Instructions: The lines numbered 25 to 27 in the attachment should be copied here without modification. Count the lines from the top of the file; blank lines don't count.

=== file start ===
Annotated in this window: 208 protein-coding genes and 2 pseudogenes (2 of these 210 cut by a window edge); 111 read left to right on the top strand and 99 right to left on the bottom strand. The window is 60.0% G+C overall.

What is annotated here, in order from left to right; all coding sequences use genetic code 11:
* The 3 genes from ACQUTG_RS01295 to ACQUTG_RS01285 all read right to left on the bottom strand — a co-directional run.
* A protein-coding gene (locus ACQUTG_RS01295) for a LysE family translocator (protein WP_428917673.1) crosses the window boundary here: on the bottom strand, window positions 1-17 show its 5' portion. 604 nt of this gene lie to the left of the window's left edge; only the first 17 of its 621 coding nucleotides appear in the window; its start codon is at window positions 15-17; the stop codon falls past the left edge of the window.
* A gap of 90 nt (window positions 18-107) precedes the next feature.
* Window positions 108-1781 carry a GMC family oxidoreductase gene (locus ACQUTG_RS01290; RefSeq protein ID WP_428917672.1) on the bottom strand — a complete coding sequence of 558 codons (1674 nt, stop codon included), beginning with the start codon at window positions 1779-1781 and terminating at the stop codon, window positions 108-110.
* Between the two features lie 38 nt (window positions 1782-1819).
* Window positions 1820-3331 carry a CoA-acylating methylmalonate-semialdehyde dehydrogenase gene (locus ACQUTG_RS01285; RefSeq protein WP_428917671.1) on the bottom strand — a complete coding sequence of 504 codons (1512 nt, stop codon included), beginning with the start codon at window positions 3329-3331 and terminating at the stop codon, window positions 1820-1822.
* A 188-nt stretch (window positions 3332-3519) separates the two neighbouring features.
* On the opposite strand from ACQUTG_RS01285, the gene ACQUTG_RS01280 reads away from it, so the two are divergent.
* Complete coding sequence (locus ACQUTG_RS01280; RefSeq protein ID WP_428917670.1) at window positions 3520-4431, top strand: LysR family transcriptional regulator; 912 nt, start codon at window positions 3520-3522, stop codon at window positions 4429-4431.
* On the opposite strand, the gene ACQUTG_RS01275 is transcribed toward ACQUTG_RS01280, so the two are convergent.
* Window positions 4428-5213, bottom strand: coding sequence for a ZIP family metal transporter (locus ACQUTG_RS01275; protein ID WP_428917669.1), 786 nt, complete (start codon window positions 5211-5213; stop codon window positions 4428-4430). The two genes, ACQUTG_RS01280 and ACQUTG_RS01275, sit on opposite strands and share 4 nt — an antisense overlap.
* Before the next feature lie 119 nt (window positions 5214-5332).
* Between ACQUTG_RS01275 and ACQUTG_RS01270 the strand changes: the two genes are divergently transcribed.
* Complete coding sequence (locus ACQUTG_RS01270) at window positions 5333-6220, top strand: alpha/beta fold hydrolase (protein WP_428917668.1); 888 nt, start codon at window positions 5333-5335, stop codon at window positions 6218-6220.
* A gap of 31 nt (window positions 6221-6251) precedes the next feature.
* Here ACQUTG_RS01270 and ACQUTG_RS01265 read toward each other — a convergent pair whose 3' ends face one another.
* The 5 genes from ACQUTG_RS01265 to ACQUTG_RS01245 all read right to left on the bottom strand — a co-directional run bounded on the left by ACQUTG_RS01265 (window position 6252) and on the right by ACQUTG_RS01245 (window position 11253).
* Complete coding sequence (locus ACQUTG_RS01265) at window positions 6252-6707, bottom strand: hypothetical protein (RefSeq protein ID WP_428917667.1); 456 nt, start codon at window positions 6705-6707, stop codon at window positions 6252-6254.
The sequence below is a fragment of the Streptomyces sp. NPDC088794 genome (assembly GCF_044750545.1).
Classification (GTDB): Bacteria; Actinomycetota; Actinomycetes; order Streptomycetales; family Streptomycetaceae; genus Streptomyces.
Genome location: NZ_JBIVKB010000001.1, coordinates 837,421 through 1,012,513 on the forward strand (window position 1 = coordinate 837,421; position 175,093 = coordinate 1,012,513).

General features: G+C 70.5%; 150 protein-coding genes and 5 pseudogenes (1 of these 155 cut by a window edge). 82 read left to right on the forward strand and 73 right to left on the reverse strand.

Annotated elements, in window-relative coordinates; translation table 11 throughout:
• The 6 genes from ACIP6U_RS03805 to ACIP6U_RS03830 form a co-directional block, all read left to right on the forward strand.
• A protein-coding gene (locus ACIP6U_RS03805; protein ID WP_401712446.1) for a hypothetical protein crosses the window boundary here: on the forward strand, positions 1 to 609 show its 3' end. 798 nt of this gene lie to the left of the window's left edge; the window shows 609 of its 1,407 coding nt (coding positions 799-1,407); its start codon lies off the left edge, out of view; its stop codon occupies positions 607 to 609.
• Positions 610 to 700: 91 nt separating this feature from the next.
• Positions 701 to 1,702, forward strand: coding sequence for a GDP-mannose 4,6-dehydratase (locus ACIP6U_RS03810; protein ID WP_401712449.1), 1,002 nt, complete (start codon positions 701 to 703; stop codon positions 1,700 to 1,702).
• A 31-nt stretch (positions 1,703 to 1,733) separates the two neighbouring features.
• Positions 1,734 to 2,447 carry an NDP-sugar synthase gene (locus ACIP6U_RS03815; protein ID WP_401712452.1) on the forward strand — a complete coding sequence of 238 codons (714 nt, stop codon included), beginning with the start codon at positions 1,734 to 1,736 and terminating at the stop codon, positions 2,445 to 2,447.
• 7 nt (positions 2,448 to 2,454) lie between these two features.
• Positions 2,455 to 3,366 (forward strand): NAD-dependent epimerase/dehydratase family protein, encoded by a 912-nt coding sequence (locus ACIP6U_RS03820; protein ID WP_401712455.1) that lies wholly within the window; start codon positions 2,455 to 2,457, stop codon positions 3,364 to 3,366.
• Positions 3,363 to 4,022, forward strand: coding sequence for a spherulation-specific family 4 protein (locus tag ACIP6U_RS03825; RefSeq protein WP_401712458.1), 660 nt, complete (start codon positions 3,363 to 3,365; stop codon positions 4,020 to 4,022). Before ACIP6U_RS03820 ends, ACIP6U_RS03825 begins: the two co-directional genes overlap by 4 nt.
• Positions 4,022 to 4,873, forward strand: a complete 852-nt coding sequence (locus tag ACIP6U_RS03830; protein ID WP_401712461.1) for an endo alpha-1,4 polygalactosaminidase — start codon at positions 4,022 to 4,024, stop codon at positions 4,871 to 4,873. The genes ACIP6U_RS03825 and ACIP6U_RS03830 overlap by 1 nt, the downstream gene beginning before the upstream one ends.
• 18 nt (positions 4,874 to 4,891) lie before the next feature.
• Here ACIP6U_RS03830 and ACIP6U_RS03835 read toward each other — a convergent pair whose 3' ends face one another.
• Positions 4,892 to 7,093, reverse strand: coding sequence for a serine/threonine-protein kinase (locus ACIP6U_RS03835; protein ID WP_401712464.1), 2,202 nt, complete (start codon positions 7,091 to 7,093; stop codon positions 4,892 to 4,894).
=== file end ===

Annotated elements, in window-relative coordinates; translation table 11 throughout:
• The 6 genes from ACIP6U_RS03805 to ACIP6U_RS03830 form a co-directional block, all read left to right on the forward strand.
• A protein-coding gene (locus ACIP6U_RS03805; protein ID WP_401712446.1) for a hypothetical protein crosses the window boundary here: on the forward strand, positions 1 to 609 show its 3' end. 798 nt of this gene lie to the left of the window's left edge; the window shows 609 of its 1,407 coding nt (coding positions 799-1,407); its start codon lies off the left edge, out of view; its stop codon occupies positions 607 to 609.